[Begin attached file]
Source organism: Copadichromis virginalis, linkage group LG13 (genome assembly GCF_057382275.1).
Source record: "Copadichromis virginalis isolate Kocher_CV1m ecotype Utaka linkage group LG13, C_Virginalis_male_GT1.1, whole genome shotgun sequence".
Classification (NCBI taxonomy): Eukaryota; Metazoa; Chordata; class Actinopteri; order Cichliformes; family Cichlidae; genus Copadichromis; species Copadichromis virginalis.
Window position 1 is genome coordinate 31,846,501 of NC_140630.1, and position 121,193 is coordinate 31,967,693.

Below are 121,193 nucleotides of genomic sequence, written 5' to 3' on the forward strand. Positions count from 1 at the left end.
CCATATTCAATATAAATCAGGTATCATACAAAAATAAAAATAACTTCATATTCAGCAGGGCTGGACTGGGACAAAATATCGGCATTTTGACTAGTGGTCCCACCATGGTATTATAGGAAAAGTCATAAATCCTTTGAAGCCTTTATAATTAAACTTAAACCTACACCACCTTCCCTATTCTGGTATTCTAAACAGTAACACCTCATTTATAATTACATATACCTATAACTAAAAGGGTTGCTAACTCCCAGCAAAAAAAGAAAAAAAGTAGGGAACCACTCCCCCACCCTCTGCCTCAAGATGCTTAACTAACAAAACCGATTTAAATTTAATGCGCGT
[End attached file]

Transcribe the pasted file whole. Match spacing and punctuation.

Source organism: Copadichromis virginalis, linkage group LG13 (genome assembly GCF_057382275.1).
Source record: "Copadichromis virginalis isolate Kocher_CV1m ecotype Utaka linkage group LG13, C_Virginalis_male_GT1.1, whole genome shotgun sequence".
Classification (NCBI taxonomy): Eukaryota; Metazoa; Chordata; class Actinopteri; order Cichliformes; family Cichlidae; genus Copadichromis; species Copadichromis virginalis.
Window position 1 is genome coordinate 31,846,501 of NC_140630.1, and position 121,193 is coordinate 31,967,693.

Below are 121,193 nucleotides of genomic sequence, written 5' to 3' on the forward strand. Positions count from 1 at the left end.
CCATATTCAATATAAATCAGGTATCATACAAAAATAAAAATAACTTCATATTCAGCAGGGCTGGACTGGGACAAAATATCGGCATTTTGACTAGTGGTCCCACCATGGTATTATAGGAAAAGTCATAAATCCTTTGAAGCCTTTATAATTAAACTTAAACCTACACCACCTTCCCTATTCTGGTATTCTAAACAGTAACACCTCATTTATAATTACATATACCTATAACTAAAAGGGTTGCTAACTCCCAGCAAAAAAAGAAAAAAAGTAGGGAACCACTCCCCCACCCTCTGCCTCAAGATGCTTAACTAACAAAACCGATTTAAATTTAATGCGCGT